Etheridge, Hoyer Introduce Bill for Extended PSOB

WASHINGTON - As Congress and the nation prepare to mark the anniversary of 9/11, U.S. Reps. Bob Etheridge (D-NC) and Steny Hoyer (D-MD) today introduced the Hometown Heroes Survivor Benefit Act. This legislation is rooted in North Carolina, born out...


WASHINGTON - As Congress and the nation prepare to mark the anniversary of 9/11, U.S. Reps. Bob Etheridge (D-NC) and Steny Hoyer (D-MD) today introduced the Hometown Heroes Survivor Benefit Act. This legislation is rooted in North Carolina, born out of a letter written to Etheridge by a concerned constituent. The legislation would extend the current Public Safety Officer Benefits Program to public safety officers, including police officers, firefighters, EMS workers and other first responders, who die of heart attacks or strokes while on duty. Heart attacks and strokes represent a significant risk among public safety officers, accounting for nearly half of firefighter deaths each year.

"In North Carolina, we know that our hometown heroes, our firefighters, our police officers, our first responders, keep our families and our communities safe," Etheridge said. "This legislation is just one small step towards making sure that our first responders and their families are taken care of for the courageous and dangerous work they do every day. I am proud that we are introducing this legislation less than a week before the anniversary of 9/11 in honor and memory of all the firefighters, police officers and first responders who lost their lives."

Mike Williams of Bunnlevel, who works in the Office of State Fire Marshal Jim Long in the N.C. Department of Insurance as a Fire/Rescue Training Specialist and as the Assistant Chief of Flat Branch Volunteer Fire Department, wrote to Etheridge and spurred the legislation. "I wrote to Congressman Etheridge because I was frustrated by a system that let my friends and colleagues down time and again," Williams said. "These firefighters give their time and energy, and sometimes their lives, for our safety. Their families deserve this benefit for their many sacrifices."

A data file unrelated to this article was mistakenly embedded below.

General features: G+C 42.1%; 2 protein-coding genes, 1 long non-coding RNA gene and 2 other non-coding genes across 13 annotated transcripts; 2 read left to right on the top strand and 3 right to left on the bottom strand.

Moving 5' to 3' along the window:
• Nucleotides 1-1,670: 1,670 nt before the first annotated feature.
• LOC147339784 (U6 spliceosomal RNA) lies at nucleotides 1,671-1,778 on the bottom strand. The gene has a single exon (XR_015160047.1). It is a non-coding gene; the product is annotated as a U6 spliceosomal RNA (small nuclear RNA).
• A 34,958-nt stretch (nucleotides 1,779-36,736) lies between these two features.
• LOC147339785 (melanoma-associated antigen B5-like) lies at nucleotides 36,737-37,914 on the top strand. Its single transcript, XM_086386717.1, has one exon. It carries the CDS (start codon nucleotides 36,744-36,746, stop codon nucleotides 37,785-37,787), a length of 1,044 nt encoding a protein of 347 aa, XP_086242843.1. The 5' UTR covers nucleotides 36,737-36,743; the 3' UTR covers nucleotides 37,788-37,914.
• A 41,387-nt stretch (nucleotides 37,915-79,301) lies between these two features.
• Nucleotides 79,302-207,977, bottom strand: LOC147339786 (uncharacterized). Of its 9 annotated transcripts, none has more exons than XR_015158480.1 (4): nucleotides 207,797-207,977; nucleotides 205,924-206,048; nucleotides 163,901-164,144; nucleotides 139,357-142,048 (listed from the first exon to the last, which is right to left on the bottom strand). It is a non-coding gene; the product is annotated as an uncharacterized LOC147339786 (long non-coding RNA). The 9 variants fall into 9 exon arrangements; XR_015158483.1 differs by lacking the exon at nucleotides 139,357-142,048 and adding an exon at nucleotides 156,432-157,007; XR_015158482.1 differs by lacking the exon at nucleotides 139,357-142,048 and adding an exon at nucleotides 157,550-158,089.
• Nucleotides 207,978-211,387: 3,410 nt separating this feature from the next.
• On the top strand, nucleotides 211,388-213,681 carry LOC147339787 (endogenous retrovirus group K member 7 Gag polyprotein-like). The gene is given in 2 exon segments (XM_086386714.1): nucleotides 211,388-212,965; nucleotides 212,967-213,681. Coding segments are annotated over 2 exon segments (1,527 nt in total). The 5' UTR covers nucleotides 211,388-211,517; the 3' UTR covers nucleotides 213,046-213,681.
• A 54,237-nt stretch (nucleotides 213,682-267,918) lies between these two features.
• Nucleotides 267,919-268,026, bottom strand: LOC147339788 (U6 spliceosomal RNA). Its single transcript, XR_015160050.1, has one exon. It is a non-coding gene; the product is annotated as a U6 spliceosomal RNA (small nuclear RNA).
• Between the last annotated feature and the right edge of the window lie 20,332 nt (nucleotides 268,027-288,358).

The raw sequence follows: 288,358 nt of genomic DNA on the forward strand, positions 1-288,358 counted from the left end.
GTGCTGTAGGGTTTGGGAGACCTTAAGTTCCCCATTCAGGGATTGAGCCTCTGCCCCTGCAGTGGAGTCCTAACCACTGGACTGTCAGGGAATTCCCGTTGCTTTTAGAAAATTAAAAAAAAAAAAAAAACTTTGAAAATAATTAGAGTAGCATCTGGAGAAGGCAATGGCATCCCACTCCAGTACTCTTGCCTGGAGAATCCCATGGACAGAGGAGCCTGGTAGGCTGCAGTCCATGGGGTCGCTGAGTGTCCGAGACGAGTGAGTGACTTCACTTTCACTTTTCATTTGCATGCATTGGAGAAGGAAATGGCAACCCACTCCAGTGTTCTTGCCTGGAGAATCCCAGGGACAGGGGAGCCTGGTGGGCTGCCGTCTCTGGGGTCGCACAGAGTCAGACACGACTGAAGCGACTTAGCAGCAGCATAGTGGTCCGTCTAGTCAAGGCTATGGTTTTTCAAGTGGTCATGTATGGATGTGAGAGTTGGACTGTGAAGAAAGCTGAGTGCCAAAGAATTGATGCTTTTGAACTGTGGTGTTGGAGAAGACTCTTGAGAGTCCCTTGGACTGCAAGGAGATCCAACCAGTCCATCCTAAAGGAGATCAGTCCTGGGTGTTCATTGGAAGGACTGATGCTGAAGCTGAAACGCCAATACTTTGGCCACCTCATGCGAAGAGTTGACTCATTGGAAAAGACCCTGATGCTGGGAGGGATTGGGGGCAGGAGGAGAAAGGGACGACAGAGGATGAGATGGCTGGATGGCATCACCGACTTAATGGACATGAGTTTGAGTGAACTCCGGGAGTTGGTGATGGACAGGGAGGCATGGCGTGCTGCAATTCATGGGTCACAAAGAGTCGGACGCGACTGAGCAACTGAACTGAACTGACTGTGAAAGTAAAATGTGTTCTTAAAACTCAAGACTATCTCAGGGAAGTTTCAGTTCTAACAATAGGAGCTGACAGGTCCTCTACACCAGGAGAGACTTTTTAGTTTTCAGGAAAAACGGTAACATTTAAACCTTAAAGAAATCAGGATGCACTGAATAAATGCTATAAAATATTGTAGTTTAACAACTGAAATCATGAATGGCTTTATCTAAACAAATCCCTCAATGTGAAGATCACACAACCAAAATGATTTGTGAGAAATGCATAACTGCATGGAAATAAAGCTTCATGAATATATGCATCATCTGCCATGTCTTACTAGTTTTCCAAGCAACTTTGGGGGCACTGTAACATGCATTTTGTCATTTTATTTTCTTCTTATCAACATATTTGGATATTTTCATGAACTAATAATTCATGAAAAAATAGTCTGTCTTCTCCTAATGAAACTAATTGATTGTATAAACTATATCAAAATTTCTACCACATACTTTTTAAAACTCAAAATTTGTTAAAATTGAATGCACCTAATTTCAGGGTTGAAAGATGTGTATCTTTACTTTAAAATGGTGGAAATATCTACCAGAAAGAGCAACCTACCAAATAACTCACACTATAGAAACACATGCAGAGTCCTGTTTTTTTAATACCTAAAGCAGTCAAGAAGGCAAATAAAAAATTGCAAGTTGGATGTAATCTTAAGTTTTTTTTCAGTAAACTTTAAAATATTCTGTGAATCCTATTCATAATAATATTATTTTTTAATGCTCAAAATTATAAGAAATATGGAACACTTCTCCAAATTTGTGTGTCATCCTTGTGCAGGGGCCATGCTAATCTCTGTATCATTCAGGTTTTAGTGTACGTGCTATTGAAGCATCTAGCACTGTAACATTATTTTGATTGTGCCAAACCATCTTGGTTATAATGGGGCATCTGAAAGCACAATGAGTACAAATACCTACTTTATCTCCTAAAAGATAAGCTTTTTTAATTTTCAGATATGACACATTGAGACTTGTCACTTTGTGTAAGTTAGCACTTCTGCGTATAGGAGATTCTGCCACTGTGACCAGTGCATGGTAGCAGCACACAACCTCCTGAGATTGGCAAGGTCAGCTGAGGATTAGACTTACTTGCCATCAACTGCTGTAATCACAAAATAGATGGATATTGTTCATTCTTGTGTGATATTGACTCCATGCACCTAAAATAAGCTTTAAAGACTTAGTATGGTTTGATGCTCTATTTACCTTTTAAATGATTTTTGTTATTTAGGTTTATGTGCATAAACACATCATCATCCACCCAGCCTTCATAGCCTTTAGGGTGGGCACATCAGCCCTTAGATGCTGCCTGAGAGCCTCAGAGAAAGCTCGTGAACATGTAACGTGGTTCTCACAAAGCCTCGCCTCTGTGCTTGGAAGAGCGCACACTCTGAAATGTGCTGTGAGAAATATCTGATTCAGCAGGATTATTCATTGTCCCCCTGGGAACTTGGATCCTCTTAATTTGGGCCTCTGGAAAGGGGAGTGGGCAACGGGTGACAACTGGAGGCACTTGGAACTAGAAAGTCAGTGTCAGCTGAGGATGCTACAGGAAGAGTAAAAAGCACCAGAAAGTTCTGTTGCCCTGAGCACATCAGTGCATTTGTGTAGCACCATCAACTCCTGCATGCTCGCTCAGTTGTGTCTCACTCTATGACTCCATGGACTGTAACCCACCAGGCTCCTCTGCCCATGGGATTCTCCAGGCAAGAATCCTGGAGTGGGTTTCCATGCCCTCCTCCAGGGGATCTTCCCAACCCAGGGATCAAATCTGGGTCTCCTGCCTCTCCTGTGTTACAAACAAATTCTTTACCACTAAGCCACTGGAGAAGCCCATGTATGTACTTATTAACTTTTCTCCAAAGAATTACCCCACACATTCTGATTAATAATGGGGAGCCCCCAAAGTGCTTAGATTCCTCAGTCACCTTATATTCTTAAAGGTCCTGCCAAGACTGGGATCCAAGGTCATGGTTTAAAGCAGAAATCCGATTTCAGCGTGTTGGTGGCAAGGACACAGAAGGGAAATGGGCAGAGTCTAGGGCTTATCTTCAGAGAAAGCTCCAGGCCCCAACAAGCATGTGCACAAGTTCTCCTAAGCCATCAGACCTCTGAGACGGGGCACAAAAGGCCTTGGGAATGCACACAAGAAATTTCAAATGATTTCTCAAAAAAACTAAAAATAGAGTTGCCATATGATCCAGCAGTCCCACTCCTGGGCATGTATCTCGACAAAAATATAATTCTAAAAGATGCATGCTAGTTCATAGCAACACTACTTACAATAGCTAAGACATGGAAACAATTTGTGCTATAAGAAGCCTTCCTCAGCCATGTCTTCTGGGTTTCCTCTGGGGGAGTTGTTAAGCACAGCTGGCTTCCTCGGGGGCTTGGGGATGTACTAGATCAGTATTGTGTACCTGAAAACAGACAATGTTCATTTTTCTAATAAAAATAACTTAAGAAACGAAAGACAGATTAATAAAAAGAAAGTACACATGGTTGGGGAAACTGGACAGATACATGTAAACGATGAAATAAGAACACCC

The Public Safety Officers Benefits Program currently provides financial assistance to families of public safety officers (police, fire and EMS) killed in the line of duty, as well as to officers permanently disabled while on the job. The death benefit is payable to the survivors of a public safety officer who "has died as the direct and proximate result of a personal injury sustained in the line of duty." Unfortunately, in almost every incidence of death by heart attack or stroke, it is ruled that the heart attack or stroke was not a direct result of an injury sustained in the line of duty and the family receives no benefits even though the deaths were clearly triggered by the rigors of the job. The Etheridge-Hoyer bill would correct that deficiency in the law.

"September 11th has served as a vivid reminder of the sacrifices made by our public safety officers every day," said Rep. Hoyer (D-MD). "This legislation says we do recognize that stress and strain pose a serious threat to our police and firefighters, and that should they succumb to them while serving their communities, we promise to provide for their families during their time of greatest need."

The following is a brief legislative summary of the Hometown Heroes Survivor Benefit Act of 2002.

The Public Safety Officers Benefit Under Current Law:

  • Provides financial assistance to the survivors of public safety officers (including police officers, firefighters and EMS workers) killed in the line of duty, as well as to officers permanently disabled while on the job.
  • Assists the survivors of a public safety officer who "has died as the direct and proximate result of a personal injury sustained in the line of duty" with a one-time death benefit payment (currently about $250,000), which is administered by the U.S. Department of Justice.

Problem:

  • Makes it difficult for families of public safety officers who die of a heart attack or stroke to qualify for benefits. Surviving families must go to great lengths to overcome the burden of proof and prove that the heart attack or stroke was "direct and proximate result of a personal injury sustained in the line of duty" to do so.
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